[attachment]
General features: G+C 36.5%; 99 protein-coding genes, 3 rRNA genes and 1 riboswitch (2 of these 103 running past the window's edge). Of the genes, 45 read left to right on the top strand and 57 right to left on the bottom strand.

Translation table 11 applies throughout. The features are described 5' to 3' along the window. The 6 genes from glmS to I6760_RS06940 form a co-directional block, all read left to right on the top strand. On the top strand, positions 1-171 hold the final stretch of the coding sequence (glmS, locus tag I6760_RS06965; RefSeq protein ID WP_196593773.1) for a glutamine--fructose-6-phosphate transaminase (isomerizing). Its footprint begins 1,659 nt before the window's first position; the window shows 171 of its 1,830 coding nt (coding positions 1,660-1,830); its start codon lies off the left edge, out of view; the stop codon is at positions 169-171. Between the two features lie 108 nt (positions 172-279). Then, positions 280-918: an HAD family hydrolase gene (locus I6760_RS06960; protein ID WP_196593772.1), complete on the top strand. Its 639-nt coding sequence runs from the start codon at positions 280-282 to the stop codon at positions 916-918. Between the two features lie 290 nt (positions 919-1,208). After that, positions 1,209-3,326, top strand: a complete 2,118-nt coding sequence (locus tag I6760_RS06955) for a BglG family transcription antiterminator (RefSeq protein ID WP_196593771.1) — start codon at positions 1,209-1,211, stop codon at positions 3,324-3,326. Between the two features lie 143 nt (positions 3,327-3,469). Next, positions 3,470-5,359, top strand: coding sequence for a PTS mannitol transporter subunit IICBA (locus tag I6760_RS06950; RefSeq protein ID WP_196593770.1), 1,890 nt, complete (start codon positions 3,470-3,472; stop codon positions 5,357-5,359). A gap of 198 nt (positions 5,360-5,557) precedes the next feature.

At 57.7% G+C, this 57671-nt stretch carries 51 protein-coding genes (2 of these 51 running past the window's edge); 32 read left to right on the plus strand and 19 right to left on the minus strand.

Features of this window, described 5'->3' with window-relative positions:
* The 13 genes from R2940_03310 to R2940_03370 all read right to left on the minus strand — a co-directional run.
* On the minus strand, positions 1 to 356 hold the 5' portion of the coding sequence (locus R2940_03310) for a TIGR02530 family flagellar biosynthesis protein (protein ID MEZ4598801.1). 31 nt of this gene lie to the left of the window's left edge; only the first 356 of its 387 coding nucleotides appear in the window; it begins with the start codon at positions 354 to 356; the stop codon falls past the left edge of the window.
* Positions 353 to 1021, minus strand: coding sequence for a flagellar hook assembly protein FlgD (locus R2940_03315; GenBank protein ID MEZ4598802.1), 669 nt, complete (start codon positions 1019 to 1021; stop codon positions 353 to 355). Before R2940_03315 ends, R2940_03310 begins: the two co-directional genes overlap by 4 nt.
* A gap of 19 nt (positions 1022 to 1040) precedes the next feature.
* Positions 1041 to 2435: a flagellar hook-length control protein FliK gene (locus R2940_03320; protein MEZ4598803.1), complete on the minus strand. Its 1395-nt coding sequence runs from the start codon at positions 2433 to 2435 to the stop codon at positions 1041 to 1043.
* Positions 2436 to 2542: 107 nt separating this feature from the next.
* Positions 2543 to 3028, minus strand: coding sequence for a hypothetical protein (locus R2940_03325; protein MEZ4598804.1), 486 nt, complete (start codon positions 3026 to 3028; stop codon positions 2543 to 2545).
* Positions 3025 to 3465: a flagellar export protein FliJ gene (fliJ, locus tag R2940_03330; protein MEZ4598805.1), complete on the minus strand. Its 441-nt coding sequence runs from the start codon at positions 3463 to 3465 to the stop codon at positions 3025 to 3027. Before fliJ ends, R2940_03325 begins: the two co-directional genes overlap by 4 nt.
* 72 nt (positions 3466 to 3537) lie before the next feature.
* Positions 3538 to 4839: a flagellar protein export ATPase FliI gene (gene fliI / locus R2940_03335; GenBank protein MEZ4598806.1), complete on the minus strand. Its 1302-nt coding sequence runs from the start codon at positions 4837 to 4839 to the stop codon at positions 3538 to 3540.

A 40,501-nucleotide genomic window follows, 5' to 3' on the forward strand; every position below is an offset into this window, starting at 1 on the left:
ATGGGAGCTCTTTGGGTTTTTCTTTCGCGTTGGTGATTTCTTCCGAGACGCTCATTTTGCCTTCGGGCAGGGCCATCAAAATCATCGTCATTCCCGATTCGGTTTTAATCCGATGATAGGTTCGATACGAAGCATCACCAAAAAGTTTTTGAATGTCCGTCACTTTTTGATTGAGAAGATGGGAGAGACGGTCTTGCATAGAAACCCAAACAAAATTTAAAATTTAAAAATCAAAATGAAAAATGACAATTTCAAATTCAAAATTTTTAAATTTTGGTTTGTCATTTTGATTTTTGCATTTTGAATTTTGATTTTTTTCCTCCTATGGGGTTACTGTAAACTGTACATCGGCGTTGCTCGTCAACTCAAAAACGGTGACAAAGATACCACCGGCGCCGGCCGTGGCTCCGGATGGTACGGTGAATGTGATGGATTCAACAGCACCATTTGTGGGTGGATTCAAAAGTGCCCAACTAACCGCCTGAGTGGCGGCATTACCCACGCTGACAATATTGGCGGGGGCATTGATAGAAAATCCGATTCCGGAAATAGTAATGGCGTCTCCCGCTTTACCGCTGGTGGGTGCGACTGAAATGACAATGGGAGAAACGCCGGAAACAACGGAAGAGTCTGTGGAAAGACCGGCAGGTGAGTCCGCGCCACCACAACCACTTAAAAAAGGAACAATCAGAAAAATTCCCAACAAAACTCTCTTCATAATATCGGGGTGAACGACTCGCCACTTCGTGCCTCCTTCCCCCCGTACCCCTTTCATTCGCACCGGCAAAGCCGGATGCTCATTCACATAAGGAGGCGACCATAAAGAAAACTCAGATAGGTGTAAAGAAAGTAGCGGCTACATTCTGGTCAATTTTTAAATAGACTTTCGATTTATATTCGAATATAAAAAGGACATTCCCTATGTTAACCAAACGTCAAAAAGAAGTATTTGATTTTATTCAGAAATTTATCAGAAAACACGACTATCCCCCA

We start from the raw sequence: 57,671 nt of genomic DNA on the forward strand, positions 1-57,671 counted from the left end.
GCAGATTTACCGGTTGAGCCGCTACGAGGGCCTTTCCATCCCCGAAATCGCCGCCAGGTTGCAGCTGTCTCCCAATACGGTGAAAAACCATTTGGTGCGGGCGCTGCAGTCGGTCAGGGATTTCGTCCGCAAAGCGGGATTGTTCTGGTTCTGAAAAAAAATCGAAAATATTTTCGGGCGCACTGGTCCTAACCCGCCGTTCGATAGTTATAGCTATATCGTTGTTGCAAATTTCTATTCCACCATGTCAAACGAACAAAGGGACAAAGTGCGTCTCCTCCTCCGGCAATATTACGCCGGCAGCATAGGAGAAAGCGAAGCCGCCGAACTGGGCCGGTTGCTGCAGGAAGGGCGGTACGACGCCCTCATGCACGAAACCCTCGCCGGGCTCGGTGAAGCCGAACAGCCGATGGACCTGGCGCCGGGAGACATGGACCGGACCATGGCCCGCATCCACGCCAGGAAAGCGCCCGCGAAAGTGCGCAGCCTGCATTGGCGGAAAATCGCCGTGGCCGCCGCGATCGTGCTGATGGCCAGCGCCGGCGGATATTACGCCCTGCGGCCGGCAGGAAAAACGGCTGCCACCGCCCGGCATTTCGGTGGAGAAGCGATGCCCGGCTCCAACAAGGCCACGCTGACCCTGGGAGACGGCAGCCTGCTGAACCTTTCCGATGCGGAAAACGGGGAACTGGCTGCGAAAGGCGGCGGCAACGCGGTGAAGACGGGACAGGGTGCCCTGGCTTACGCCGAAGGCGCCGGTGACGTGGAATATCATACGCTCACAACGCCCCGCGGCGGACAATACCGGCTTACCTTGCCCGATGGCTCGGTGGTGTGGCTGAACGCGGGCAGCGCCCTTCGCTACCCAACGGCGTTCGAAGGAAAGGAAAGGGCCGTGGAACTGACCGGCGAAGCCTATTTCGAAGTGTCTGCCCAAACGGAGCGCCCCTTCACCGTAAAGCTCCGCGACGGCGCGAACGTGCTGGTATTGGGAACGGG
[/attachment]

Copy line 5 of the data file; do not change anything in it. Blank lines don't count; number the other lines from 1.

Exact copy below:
* The 13 genes from R2940_03310 to R2940_03370 all read right to left on the minus strand — a co-directional run.